This plea was made when two rogue corks flew onto the court where Frenchman Benoit Paire and Czech Jiří Veselý were playing a match. And it wasn’t the first time last year. In separate matches, both reigning champion Novak Djokovic and Australian Nick Kyrgios had to wait while ball-boys removed corks from the court.
“It’s a very expensive bottle of champagne that one. Poor fellow needs some training on his technique as to how to open a champagne bottle. Do not let go of the cork.”
Well said, BBC commentator David Mercer! In warm weather, as Champagne heats up, the pressure increases, forcing the corks to pop out at great force. It can be quite dangerous, so I show people how to open a bottle at my wine courses. The correct method of opening Champagne after chilling it to 6-10˚C, is to hold the cork firmly in your grasp, and twist the bottle, not the cork.
When I was a kid, the sight of Wimbledon on TV brought kids out on the road, whacking old tennis balls with hefty wooden racquets. Wimbledon and the game of tennis have become much more sophisticated, as has its catering arrangements, as one of the largest sports catering events in Europe.
In 2019 over half a million tennis fans consumed 190,000 portions of Grade 1 Kent strawberries & cream at the All England Club. Another popular, more functional fruit choice among players is bananas – players eat over 2,000 kilos of bananas! Another astonishing figure is that 20,000 bottles of Champagne are normally drank every day of the tournament!
Lanson Champagne has long been a favourite in England, dating back to when Queen Victoria granted it the right to call itself ‘Official Purveyor of Champagne’ to the Royal family. And Lanson Champagne has been closely associated with Wimbledon since 1977, the year in which Bjorn Borg and Virginia Wade won their Wimbledon titles. It is the Official Champagne of Wimbledon.
Lanson’s history goes back even further, as it was founded in 1760. In keeping with centuries of tradition, Lanson claims to make a wine true to the historic style of Champagne, which is more pure and fruit-driven, with longer ageing potential. To this end, they allow the wine’s natural acidity to show through, leaving it particularly crisp, zesty and refreshing, which is a point of difference against other Champagne houses.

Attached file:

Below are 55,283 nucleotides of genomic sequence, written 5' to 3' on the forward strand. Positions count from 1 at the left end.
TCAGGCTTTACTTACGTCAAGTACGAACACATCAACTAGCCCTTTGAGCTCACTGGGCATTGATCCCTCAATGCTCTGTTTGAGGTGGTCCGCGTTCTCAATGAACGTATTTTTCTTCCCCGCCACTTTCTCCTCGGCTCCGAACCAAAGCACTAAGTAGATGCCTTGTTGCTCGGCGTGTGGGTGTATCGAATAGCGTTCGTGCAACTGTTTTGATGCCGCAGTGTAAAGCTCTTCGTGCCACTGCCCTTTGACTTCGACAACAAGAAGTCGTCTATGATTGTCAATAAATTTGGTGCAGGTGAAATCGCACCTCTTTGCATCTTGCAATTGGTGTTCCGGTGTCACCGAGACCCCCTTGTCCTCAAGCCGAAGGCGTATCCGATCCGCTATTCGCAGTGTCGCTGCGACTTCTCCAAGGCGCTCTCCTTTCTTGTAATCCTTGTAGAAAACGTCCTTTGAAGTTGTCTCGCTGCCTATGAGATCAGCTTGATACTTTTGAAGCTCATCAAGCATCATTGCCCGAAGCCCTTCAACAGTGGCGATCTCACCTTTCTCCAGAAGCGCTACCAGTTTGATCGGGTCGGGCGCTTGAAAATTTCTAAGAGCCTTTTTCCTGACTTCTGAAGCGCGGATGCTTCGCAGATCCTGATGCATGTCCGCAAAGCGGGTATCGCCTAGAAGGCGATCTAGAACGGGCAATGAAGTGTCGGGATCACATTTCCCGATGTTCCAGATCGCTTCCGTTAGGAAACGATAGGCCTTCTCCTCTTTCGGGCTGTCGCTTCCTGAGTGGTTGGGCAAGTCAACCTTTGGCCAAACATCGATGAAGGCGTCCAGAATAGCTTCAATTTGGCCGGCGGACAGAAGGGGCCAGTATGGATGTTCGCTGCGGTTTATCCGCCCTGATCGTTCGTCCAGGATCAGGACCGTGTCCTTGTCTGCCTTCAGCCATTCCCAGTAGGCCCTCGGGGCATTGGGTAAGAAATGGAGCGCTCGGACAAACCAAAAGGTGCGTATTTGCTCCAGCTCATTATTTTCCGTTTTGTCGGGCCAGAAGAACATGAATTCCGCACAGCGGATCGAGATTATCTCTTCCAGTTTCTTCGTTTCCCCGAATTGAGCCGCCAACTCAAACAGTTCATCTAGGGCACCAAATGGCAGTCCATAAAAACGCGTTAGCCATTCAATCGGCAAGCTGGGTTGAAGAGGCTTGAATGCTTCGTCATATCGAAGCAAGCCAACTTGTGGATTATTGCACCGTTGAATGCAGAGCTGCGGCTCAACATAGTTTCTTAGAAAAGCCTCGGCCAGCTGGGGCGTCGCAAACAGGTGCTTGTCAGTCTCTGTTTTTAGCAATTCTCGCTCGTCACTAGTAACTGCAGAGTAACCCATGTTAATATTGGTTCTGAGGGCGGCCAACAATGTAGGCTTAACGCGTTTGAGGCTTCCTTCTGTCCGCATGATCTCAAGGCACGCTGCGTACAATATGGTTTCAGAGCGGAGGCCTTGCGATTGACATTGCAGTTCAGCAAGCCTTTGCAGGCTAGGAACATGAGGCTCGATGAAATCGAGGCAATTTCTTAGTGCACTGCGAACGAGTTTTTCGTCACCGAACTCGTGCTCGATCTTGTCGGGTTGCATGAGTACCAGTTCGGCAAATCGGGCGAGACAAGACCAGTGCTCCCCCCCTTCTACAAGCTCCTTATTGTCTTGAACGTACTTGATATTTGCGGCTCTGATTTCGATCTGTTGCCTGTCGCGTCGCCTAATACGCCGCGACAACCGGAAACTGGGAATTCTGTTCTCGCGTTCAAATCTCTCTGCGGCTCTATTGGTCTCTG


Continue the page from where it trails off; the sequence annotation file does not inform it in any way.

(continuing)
I met Lanson’s Cellar Master, Hervé Dantan last year, and he explained that he uses a high proportion of older wines in the non-vintage blend, which adds more complexity, and gives mature flavours. The NV blend contains 36% of ‘Reserve’ wines, going back as far as 10 previous harvests. Furthermore, more than 50% of the grapes come from the highest rated Grand Cru and Premier Cru vineyards.
While we won’t have Wimbledon this year, we have plenty of strawberries, and we can still enjoy Lanson, which is available from O’Brien’s. Now, where’s my tennis racquet…
Lanson ‘Black Label’ Brut NV is Hervé’s favourite, when pushed to nominate one. It is very, very crisp. The nose is smoky, toasty and savoury, and on the palate, an explosion of very fine bubbles, with Granny Smith apple, lemon, almonds and toast.
‘Rose Label’ Brut Rosé NV is a delightful salmon hue, with a mini-meteorite shower of lively fine bubbles, and on the palate, subtle flavours of peach and strawberry, contrasted with green apple.
Lanson ‘Green Label’ Organic Champagne Brut NV has been served at Wimbledon. Lanson is very much focussed on organic production, and has one of the largest organic vineyards in Champagne. It tastes a little riper than the Black Label, more fruity (apples, pears, a little peach), and a little more minerally or salty. Again, the mousse is super-fine.